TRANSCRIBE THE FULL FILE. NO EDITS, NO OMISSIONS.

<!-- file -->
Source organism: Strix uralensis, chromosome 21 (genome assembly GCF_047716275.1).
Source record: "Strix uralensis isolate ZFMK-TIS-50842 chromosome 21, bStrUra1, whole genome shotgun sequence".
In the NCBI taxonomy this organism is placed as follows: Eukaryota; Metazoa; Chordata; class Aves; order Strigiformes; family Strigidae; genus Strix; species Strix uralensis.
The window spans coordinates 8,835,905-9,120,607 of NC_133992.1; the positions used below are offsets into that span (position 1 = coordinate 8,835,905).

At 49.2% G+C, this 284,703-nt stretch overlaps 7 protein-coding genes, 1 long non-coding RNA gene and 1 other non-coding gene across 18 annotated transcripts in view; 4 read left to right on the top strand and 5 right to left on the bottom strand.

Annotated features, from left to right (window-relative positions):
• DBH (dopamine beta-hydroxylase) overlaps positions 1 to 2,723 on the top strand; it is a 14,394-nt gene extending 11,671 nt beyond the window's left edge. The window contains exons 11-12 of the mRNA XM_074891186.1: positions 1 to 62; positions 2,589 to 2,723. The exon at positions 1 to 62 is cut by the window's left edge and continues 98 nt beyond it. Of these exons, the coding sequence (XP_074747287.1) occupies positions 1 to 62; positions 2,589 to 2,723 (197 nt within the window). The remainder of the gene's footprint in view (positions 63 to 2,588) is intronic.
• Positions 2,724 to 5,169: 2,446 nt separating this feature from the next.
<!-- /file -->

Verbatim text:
Source organism: Strix uralensis, chromosome 21 (genome assembly GCF_047716275.1).
Source record: "Strix uralensis isolate ZFMK-TIS-50842 chromosome 21, bStrUra1, whole genome shotgun sequence".
In the NCBI taxonomy this organism is placed as follows: Eukaryota; Metazoa; Chordata; class Aves; order Strigiformes; family Strigidae; genus Strix; species Strix uralensis.
The window spans coordinates 8,835,905-9,120,607 of NC_133992.1; the positions used below are offsets into that span (position 1 = coordinate 8,835,905).

At 49.2% G+C, this 284,703-nt stretch overlaps 7 protein-coding genes, 1 long non-coding RNA gene and 1 other non-coding gene across 18 annotated transcripts in view; 4 read left to right on the top strand and 5 right to left on the bottom strand.

Annotated features, from left to right (window-relative positions):
• DBH (dopamine beta-hydroxylase) overlaps positions 1 to 2,723 on the top strand; it is a 14,394-nt gene extending 11,671 nt beyond the window's left edge. The window contains exons 11-12 of the mRNA XM_074891186.1: positions 1 to 62; positions 2,589 to 2,723. The exon at positions 1 to 62 is cut by the window's left edge and continues 98 nt beyond it. Of these exons, the coding sequence (XP_074747287.1) occupies positions 1 to 62; positions 2,589 to 2,723 (197 nt within the window). The remainder of the gene's footprint in view (positions 63 to 2,588) is intronic.
• Positions 2,724 to 5,169: 2,446 nt separating this feature from the next.